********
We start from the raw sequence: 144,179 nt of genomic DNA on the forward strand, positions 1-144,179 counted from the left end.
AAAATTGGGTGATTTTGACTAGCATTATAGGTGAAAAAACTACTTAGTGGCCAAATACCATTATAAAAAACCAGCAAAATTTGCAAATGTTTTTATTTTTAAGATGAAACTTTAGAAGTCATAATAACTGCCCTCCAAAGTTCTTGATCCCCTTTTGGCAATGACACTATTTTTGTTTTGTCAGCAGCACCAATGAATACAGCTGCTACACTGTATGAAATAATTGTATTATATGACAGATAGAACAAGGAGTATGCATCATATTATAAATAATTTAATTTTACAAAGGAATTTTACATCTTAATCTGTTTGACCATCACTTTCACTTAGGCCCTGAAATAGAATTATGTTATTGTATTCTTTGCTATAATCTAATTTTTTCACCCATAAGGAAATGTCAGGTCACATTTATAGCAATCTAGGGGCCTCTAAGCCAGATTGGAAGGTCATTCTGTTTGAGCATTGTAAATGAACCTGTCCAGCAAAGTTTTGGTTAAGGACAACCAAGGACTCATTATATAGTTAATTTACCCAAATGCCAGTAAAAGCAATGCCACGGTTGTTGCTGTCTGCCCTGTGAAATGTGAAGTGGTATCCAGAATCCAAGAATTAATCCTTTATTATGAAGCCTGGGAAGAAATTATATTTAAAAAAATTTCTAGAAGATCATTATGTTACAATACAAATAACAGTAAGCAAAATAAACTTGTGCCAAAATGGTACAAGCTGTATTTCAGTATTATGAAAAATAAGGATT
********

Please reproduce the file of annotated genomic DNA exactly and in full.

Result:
We start from the raw sequence: 144,179 nt of genomic DNA on the forward strand, positions 1-144,179 counted from the left end.
AAAATTGGGTGATTTTGACTAGCATTATAGGTGAAAAAACTACTTAGTGGCCAAATACCATTATAAAAAACCAGCAAAATTTGCAAATGTTTTTATTTTTAAGATGAAACTTTAGAAGTCATAATAACTGCCCTCCAAAGTTCTTGATCCCCTTTTGGCAATGACACTATTTTTGTTTTGTCAGCAGCACCAATGAATACAGCTGCTACACTGTATGAAATAATTGTATTATATGACAGATAGAACAAGGAGTATGCATCATATTATAAATAATTTAATTTTACAAAGGAATTTTACATCTTAATCTGTTTGACCATCACTTTCACTTAGGCCCTGAAATAGAATTATGTTATTGTATTCTTTGCTATAATCTAATTTTTTCACCCATAAGGAAATGTCAGGTCACATTTATAGCAATCTAGGGGCCTCTAAGCCAGATTGGAAGGTCATTCTGTTTGAGCATTGTAAATGAACCTGTCCAGCAAAGTTTTGGTTAAGGACAACCAAGGACTCATTATATAGTTAATTTACCCAAATGCCAGTAAAAGCAATGCCACGGTTGTTGCTGTCTGCCCTGTGAAATGTGAAGTGGTATCCAGAATCCAAGAATTAATCCTTTATTATGAAGCCTGGGAAGAAATTATATTTAAAAAAATTTCTAGAAGATCATTATGTTACAATACAAATAACAGTAAGCAAAATAAACTTGTGCCAAAATGGTACAAGCTGTATTTCAGTATTATGAAAAATAAGGATT